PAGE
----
CAIRO (AP) — The chairman of a 50-member panel that drafted a new constitution for Egypt called Sunday on supporters of the country's ousted Islamist president to participate in next month's referendum on the charter, but he also warned that Egyptians have grown angry with their street protests and would move to end them.
"The constitution is for all Egyptians. There is no exclusion of any individual or group," Amr Moussa told a news conference. Mohammed Morsi's supporters "have to show the desire to join the Egyptians in their march ... they must show they are part of this nation and cooperate in taking Egypt out of this chaotic situation."
The new constitution is a significantly amended version of one that was adopted by a predominantly Islamist panel last year. The adoption of the new charter is the first step in a political road map announced in July by Egypt's military chief when he removed Morsi in a popularly backed military coup.
Morsi's supporters have been staging near-daily protests since his ouster, concentrated at universities of late. They often end in violence, with police using tear gas, water cannons and birdshot to disperse demonstrators. Occasionally, security forces storm campuses and students' dormitories to capture people suspected of attacking them with rocks and firebombs.
"Violence will not solve the problems, it will complicate them. ... We need calm and a quiet and candid movement toward the future," said Moussa, a longtime foreign minister and secretary-general of the Arab League.
Addressing Morsi's supporters without naming them, he said Egyptians were fed up with the violence and disruption of normal life caused by the protests in Cairo and across a string of major cities. "I don't think this will be allowed to continue because society is in a state of anger because of the disruption they cause.
"They are acting against the interests of society."
Morsi's Muslim Brotherhood has yet to announce whether it will call on its supporters to boycott the Jan. 14-15 vote or rally for a "no" vote. However, it has repeatedly stated that removing Morsi was illegitimate, together with all steps taken since.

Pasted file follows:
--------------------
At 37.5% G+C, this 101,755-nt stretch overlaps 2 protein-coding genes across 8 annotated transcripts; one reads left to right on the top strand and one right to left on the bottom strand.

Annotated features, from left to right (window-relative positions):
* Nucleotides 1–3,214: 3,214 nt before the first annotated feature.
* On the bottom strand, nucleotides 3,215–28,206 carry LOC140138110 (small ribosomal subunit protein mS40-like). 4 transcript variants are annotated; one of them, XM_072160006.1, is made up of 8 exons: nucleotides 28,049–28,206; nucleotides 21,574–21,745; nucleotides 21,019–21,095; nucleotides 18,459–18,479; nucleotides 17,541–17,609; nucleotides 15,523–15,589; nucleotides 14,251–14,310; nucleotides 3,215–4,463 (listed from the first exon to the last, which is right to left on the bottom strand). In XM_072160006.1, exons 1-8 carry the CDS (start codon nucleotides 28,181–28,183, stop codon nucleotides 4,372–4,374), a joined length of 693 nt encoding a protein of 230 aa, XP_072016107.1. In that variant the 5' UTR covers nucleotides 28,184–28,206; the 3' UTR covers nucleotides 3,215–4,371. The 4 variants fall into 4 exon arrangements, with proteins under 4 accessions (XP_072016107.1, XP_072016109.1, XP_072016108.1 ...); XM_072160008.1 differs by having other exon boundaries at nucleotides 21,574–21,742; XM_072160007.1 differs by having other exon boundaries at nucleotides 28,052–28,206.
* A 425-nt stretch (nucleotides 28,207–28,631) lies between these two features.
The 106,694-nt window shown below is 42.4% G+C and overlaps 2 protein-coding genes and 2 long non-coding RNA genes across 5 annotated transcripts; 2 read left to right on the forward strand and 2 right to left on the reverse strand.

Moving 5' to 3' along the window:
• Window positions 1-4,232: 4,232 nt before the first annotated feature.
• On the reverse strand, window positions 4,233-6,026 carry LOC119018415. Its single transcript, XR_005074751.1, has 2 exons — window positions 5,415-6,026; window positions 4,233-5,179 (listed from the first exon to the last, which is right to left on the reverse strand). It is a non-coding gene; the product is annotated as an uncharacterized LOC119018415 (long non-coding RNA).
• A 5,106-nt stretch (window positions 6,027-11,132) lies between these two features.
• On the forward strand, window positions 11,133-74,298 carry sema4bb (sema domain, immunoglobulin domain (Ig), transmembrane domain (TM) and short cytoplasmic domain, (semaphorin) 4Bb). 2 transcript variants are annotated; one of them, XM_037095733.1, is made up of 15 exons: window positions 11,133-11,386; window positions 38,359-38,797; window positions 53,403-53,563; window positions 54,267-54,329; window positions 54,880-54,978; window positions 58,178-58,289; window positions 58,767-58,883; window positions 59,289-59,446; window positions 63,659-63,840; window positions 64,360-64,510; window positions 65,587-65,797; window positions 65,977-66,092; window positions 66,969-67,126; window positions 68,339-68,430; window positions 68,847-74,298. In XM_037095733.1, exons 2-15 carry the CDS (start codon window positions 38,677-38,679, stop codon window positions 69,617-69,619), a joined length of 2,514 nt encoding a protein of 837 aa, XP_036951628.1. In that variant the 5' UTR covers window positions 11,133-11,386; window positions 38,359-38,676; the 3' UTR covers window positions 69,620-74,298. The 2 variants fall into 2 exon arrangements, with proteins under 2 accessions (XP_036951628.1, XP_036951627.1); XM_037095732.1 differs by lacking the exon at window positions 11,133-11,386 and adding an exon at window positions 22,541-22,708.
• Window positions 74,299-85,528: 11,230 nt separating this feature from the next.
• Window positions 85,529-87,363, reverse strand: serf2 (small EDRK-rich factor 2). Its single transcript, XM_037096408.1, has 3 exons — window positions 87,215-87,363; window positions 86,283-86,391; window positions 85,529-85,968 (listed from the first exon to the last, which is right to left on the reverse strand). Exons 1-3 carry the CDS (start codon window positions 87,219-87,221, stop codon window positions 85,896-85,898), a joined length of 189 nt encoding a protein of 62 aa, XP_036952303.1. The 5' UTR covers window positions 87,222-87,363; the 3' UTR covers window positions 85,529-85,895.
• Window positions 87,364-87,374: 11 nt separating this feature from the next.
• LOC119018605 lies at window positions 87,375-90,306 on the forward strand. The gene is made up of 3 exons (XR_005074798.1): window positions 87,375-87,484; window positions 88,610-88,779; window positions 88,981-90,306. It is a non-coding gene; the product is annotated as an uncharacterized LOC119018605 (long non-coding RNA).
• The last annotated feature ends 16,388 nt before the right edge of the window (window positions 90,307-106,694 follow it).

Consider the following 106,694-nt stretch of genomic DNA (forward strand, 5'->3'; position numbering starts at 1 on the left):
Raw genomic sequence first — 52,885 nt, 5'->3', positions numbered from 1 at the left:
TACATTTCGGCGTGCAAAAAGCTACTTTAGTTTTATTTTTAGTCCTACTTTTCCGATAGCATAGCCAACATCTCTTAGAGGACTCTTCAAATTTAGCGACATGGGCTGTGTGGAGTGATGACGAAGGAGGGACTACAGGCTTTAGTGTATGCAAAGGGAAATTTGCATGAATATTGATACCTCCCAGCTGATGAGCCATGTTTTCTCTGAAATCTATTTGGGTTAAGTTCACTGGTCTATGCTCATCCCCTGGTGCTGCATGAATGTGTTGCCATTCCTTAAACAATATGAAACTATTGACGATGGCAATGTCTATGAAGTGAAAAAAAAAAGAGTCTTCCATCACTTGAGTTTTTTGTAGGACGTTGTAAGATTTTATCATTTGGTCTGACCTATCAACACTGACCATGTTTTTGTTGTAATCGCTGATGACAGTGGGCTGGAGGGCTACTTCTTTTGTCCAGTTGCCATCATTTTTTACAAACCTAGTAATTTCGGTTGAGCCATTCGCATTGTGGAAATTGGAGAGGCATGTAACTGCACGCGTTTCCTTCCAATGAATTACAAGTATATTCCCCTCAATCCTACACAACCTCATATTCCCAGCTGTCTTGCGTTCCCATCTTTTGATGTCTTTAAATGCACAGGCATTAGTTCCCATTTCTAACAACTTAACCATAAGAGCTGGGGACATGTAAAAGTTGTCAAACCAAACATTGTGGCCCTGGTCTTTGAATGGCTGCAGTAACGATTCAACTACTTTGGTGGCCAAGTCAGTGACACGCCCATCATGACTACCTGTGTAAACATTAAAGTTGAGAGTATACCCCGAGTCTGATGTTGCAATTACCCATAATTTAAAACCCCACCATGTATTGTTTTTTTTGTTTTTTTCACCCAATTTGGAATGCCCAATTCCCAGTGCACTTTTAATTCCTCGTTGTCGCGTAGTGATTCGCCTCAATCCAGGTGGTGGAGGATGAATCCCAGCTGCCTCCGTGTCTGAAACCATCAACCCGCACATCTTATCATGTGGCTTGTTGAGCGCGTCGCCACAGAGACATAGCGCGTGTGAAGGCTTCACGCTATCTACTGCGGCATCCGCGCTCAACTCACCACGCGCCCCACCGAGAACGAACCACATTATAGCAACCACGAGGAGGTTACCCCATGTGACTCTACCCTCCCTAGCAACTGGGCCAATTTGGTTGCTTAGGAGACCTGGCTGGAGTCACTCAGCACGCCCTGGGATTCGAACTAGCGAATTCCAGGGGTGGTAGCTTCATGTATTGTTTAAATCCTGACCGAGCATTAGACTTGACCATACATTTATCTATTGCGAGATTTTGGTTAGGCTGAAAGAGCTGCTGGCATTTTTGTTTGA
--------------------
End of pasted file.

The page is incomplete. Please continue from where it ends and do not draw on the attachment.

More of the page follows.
The military-backed government is not taking any chances and Moussa re-affirmed that there would be no going back on the road map, which envisages parliamentary and presidential polls by the summer of 2014.
"We will press on along this road and with resolve and determination," said Moussa.
The country's official news agency, meanwhile, reported Sunday that as many as 200,000 members of the security forces will be assigned to protect polling stations nationwide. It said they will include "combat teams" and reserve forces. Beside the polling stations, it said, they will protect key installations.
The government installed by the military in the wake of Morsi's ouster needs a big "yes" majority in the referendum to use as evidence that the removal of the longtime Muslim Brotherhood leader continues to enjoy the support of most Egyptians. The referendum will also be tantamount to a vote of confidence on the military chief, Gen. Abdel-Fattah el-Sissi, who has not ruled out a presidential run and whose popularity is soaring.
The preparations for the referendum are taking place as a massive crackdown on Morsi's Brotherhood and its Islamist allies continues unabated. Already, hundreds have been killed by security forces and several thousands, including the group's top leaders, are in detention. Morsi himself is on trial on charges of inciting murder. The proceedings resume next month after a two-month recess.
However, the liberal and secular alliance that campaigned for Morsi's removal with mass street protests in June and early July has been showing signs of cracks recently, with key "revolutionary" youth groups saying that liberties and freedoms have regressed since Morsi's ouster and police brutality has been reminiscent of the days of longtime autocrat Hosni Mubarak.
Further poisoning the atmosphere, three icons of these groups — Alaa Abdel-Fattah, Ahmed Douma and Ahmed Maher — are in detention for violating a controversial law recently passed placing draconian restrictions on public demonstrations.
Ironically, the draft constitution offers unprecedented guarantees for freedoms.
It states that men and women have equal rights and that the state must ensure "appropriate" representation of women in public jobs and the judiciary. It also criminalizes torture, discrimination and inciting hatred. It asks the next parliament to adopt a law that would lift longtime restrictions on the construction and restoration of churches, thus allowing Christians — about 10 percent of Egypt's estimated 90 million people — to build and restore their places of worship.
It also stipulates that local councils have quotas for youths, women, farmers and workers as well as "suitable" representation for Egyptians with special needs as well as minority Christians.
However, critics have complained that the charter allows the trial of civilians before military tribunals and gives the armed forces the exclusive right of selecting the defense minister for two presidential terms starting from the next election. Moussa defends these privileges as necessary to counter threats the military faces.
Militants in the northern Sinai Peninsula, some linked to al-Qaida, have waged an insurgency against the army and police there since Morsi's ouster. There have also been a series of al-Qaida attacks and suicide bombings elsewhere in Egypt, including Cairo.